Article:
It looks like we can breathe a sigh of relief, at least temporarily. According to Variety, the Department of Homeland Security is claiming there is no evidence of a threat against U.S. theaters that are planning on showing the controversial movie ‘The Interview.’

Just a few hours prior, claims emerged that there would be an attack on U.S. theaters on a grand scale, with an alleged message reading (Quote via Variety): "The world will be full of fear. Remember the 11th of September 2001. We recommend you to keep yourself distant from the places at that time. (If your house is nearby, you’d better leave.) Whatever comes in the coming days is called by the greed of Sony Pictures Entertainment.”

Thankfully, it appears there are no active threats. A DHS representative released the following statement (via Variety): "We are still analyzing the credibility of these statements, but at this time there is no credible intelligence to indicate an active plot against movie theaters within the United States.”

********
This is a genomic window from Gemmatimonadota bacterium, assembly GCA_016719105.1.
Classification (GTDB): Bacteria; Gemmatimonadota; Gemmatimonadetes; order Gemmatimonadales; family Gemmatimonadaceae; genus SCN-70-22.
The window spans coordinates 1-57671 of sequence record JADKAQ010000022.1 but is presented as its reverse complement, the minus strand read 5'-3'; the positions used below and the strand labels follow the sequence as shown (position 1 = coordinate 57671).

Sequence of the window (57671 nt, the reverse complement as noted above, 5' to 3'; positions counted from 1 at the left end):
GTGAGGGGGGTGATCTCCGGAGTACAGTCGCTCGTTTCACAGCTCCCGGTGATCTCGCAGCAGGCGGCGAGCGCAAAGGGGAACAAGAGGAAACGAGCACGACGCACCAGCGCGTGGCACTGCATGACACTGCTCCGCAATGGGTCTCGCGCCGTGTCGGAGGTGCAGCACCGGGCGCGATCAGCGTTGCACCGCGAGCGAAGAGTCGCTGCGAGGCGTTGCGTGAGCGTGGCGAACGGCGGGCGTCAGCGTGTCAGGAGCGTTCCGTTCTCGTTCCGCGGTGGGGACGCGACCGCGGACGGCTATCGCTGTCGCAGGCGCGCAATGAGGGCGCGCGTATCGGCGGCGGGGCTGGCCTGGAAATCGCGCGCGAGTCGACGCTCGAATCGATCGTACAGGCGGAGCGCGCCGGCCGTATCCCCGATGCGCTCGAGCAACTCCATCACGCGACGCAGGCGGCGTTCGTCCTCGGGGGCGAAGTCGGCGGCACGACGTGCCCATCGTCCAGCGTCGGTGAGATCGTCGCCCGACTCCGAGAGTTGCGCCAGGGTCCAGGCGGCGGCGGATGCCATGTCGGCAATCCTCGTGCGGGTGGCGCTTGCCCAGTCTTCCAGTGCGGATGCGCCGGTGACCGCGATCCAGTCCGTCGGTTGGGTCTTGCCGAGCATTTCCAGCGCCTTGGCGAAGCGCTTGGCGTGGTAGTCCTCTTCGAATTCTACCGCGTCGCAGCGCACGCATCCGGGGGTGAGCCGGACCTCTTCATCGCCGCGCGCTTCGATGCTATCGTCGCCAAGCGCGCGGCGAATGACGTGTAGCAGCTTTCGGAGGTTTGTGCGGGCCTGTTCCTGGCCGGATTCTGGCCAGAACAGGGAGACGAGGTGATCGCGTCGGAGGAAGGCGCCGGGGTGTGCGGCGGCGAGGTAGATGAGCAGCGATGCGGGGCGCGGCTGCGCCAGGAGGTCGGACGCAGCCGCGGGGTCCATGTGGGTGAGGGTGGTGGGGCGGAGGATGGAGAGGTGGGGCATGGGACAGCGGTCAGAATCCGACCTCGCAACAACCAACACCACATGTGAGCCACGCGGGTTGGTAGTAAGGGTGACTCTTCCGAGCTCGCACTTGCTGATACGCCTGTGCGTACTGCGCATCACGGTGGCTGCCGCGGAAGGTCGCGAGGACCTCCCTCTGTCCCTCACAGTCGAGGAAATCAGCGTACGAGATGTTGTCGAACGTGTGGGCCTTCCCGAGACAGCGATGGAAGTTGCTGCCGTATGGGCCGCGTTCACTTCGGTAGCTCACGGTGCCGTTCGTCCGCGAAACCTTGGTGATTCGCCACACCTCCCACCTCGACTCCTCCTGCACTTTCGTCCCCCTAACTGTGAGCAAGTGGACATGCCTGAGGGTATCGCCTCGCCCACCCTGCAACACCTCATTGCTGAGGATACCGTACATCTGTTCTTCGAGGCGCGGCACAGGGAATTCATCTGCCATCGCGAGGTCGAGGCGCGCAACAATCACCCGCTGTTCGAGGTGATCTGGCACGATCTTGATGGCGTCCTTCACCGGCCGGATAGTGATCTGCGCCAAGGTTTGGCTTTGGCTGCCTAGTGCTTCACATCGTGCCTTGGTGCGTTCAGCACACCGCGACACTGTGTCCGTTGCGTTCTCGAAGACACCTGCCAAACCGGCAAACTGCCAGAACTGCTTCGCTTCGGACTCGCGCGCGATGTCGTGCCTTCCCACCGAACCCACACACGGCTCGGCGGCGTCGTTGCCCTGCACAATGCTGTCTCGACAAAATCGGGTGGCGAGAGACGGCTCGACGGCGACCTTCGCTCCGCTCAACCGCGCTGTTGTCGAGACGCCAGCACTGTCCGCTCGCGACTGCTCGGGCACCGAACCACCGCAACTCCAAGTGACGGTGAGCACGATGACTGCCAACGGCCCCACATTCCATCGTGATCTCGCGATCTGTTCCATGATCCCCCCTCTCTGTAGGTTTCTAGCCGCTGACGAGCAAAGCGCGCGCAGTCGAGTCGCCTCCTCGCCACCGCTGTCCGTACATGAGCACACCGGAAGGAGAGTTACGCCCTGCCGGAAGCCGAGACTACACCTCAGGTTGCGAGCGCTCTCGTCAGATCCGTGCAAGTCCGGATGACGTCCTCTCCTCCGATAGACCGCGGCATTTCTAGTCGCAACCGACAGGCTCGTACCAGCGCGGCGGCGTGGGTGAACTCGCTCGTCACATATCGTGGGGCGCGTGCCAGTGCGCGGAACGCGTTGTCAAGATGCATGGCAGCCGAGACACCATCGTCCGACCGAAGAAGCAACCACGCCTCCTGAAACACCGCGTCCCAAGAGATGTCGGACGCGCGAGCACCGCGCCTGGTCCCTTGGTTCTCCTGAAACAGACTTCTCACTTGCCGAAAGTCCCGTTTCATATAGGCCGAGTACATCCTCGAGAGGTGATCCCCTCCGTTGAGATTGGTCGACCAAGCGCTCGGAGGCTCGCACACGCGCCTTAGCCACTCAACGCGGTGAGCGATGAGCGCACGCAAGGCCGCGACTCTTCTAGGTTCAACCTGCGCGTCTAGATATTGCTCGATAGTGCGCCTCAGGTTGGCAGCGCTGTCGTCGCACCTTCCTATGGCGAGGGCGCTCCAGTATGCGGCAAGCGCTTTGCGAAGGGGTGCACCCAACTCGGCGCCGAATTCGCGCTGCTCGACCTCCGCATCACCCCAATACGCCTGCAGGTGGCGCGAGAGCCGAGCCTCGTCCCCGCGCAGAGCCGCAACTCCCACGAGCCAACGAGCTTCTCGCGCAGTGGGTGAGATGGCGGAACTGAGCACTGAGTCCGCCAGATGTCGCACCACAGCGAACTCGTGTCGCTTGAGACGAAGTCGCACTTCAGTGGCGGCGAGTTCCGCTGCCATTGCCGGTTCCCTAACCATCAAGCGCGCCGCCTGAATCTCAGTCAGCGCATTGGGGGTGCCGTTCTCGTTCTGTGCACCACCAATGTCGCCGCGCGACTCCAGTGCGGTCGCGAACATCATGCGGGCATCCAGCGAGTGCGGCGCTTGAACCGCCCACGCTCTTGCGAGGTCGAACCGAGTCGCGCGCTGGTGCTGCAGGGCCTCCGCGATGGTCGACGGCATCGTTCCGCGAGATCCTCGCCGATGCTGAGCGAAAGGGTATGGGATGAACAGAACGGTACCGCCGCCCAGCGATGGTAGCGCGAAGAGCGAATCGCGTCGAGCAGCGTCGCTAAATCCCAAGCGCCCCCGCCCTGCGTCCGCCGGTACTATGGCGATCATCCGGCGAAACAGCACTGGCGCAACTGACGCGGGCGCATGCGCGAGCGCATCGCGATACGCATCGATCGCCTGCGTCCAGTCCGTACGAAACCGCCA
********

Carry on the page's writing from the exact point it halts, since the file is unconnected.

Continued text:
The news comes in light of the most recent developments to come out of the Sony hacks. If you’re unfamiliar with what’s been going on, we’ll break it down for you: a group of hackers have reportedly collected and released private emails, information and other sensitive material from higher ups at Sony, allegedly because of the release of Seth Rogen and James Franco’s upcoming controversial North Korean comedy ‘The Interview.’

The movie is still slated for a Dec. 25 release, and has not yet been pulled from theaters.